Mines minister Dr Anthony Lynham said the board would be able to conduct public hearings, call witnesses and make broad inquiries, findings and recommendations relating to the Grosvenor incident.
"Last week's underground gas explosion is something the industry has not experienced for more than quarter of a century," Lynham said.
"An underground gas explosion in a coal mine is simply unacceptable in the 21st century.
"As serious as it was, it could have been far worse, as every underground coal miner and their families know.
"The inquiries that followed the underground gas explosions at Moura changed mine safety in Queensland.
"This latest board of inquiry is an opportunity to continue this government's sweeping reforms to protect mine workers."
The previous Queensland mine gas explosion was Moura No 2 in 1994, when 11 men failed to return to the surface.
A Mining Warden's Inquiry - forerunner of boards of inquiry - made a number of recommendations, including around self-rescue apparatus for miners, training for managers and requirements for safety and health management systems.
"Queenslanders remember the terrible accidents at Moura No.2 and No.4 coal mines," Lynham said.
"The inquiry reports that followed those tragedies recommended safety measures that still protect mine workers today and that have no doubt prevented further incidents and saved lives over the past two decades.
"Queensland has the world's toughest mine safety and health laws, more inspectors on the ground than in a decade, and industrial manslaughter laws before the parliament.
"This latest board of inquiry is an opportunity to continue this government's reforms to protect mine workers."
Lynham said a shortlist of board of inquiry members was being considered and terms of reference refined.
"I expect to be able to announce the board membership and detailed terms of reference by the end of May, with the inquiry to commence immediately.
"The board will conduct its inquiry so as not to prejudice any potential future prosecutions.
"It will provide an interim report before the election, which I will table in Parliament, and a final report, also to be tabled."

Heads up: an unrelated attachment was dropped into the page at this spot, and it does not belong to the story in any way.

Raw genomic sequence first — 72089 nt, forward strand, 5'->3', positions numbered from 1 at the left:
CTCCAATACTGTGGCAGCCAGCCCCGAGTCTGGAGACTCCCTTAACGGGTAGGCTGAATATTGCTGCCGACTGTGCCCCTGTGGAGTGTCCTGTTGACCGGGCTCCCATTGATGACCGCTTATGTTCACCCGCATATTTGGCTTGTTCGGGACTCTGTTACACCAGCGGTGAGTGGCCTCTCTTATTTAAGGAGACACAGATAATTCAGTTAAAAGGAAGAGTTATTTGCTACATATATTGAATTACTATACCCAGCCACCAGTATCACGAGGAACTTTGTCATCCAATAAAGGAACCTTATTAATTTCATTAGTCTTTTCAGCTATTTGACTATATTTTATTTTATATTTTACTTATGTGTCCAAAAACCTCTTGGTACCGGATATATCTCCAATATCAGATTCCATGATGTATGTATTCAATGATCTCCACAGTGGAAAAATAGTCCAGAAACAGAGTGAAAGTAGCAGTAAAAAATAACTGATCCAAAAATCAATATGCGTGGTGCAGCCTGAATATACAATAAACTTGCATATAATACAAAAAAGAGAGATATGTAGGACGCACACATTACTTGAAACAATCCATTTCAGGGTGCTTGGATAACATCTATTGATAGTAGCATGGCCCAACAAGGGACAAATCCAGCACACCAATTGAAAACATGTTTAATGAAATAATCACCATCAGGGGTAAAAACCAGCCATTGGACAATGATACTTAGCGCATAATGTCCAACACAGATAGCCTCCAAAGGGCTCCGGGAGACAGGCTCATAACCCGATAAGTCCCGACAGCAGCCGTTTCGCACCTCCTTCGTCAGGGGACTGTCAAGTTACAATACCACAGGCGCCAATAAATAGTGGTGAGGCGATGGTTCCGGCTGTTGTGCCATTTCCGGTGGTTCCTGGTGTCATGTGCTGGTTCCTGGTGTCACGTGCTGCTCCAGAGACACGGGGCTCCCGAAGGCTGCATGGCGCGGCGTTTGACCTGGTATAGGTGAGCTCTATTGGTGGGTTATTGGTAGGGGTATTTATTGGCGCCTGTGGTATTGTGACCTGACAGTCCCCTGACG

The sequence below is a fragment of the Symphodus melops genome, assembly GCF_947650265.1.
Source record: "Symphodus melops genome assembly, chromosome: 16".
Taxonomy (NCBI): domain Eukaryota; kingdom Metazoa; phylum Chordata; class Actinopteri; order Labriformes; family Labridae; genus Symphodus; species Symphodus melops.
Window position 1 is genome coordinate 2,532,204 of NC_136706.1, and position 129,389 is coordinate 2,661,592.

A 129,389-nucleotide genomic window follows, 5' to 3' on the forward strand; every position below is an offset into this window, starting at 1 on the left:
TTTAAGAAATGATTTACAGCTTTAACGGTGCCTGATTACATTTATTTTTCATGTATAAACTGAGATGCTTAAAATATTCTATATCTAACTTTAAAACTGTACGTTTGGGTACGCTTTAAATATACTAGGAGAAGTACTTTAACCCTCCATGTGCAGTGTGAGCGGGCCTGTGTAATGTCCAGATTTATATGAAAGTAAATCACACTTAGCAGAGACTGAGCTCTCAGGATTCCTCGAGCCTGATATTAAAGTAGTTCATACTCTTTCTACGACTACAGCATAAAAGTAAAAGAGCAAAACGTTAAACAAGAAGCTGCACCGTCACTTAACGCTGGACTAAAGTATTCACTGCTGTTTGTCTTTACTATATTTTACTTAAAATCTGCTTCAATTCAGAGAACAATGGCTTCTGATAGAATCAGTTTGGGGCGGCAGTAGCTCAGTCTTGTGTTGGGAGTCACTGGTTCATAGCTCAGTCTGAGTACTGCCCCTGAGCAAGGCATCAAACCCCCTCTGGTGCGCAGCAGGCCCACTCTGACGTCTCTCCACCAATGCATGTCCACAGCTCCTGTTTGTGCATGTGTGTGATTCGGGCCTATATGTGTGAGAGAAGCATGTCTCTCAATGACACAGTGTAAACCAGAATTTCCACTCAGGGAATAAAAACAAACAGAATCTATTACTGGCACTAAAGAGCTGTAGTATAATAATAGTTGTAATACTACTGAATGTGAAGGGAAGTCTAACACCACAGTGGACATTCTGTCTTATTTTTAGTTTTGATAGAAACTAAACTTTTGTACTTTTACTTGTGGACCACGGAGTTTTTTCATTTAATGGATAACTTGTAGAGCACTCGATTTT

Anglo American Metallurgical Coal business CEO Tyler Mitchelson said the company will cooperate fully in all investigations into the Grosvenor methane ignition incident.
"We want answers as to why an ignition of methane occurred at Grosvenor mine and we understand that everyone else does too," he said.
"We have already commenced our own technical review into the incident with industry experts, including in the areas of methane and ventilation management and forensic fire analysis.
The Queensland Resources Council said it would also cooperate with the independent board of inquiry.
QRC chief executive Ian Macfarlane said the board of inquiry into the incident would be conducted under the Coal Mining Health and Safety Act 1999.
"There is no higher priority than safety for QRC and our member companies," Macfarlane said.
"No one should pre-empt the findings of the Inquiry or the Mines Inspectorate investigation already underway. Everyone should continue to pray for the five injured workers, their families and workmates and thank those first responders and hospital workers caring for the injured miners."
News of the inquiry came just a day after a staged re-entry into Grosvenor was held after Anglo American's risk assessment received approval from the Queensland Mines' Inspectorate.
Mitchelson said the staged re-entry ensured all safety controls were in place, including reconnecting the gas monitoring equipment, restoring power to the underground and pumping excess water from the mine.
"Re-entry to the mine will enable investigations into the incident to commence," he said.
"We will ensure our investigation draws on the best possible expert advice.
"We will not resume mining until we are satisfied that we know what happened and how we can avoid it happening again.
"Our team at Grosvenor has worked tirelessly, under challenging circumstances, to ensure we can safely re-enter the mine so we can begin investigations and I want to acknowledge their work and dedication."
Mitchelson said the miners due to work at Grosvenor last week had been sent home on full pay and that the company would continue that approach day by day as it stepped through its investigation.
"It would not be right for us or anyone else to comment on the circumstances leading up to this incident, as this will all form part of the thorough expert investigation," he said.
"It is therefore very premature for anyone to speculate on the causes of this particular incident."
Mitchelson said the mineworkers injured in last Wednesday's blast continued to receive the treatment at the Royal Brisbane and Women's Hospital.
"We are incredibly grateful to all the staff who are caring for our colleagues and their families, and to all those who are also offering support," he said.
"Our focus remains on the care of our injured colleagues and their families, and finding out what went wrong."